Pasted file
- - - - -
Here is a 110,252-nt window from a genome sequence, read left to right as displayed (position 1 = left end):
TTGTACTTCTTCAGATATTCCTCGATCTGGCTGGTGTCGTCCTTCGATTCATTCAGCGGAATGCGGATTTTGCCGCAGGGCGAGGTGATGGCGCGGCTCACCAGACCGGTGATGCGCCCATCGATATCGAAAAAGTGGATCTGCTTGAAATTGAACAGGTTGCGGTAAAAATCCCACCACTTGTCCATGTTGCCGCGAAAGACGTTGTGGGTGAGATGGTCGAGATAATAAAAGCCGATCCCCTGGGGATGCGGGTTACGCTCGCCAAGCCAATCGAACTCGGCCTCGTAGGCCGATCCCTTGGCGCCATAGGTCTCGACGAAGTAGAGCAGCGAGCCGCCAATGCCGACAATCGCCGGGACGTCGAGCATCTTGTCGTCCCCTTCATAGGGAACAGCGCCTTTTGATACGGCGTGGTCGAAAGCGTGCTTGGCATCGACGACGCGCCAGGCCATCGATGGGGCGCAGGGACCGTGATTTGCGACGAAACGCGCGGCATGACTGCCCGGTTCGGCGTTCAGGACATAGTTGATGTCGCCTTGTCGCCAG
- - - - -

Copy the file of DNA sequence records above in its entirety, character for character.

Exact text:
Here is a 110,252-nt window from a genome sequence, read left to right as displayed (position 1 = left end):
TTGTACTTCTTCAGATATTCCTCGATCTGGCTGGTGTCGTCCTTCGATTCATTCAGCGGAATGCGGATTTTGCCGCAGGGCGAGGTGATGGCGCGGCTCACCAGACCGGTGATGCGCCCATCGATATCGAAAAAGTGGATCTGCTTGAAATTGAACAGGTTGCGGTAAAAATCCCACCACTTGTCCATGTTGCCGCGAAAGACGTTGTGGGTGAGATGGTCGAGATAATAAAAGCCGATCCCCTGGGGATGCGGGTTACGCTCGCCAAGCCAATCGAACTCGGCCTCGTAGGCCGATCCCTTGGCGCCATAGGTCTCGACGAAGTAGAGCAGCGAGCCGCCAATGCCGACAATCGCCGGGACGTCGAGCATCTTGTCGTCCCCTTCATAGGGAACAGCGCCTTTTGATACGGCGTGGTCGAAAGCGTGCTTGGCATCGACGACGCGCCAGGCCATCGATGGGGCGCAGGGACCGTGATTTGCGACGAAACGCGCGGCATGACTGCCCGGTTCGGCGTTCAGGACATAGTTGATGTCGCCTTGTCGCCAG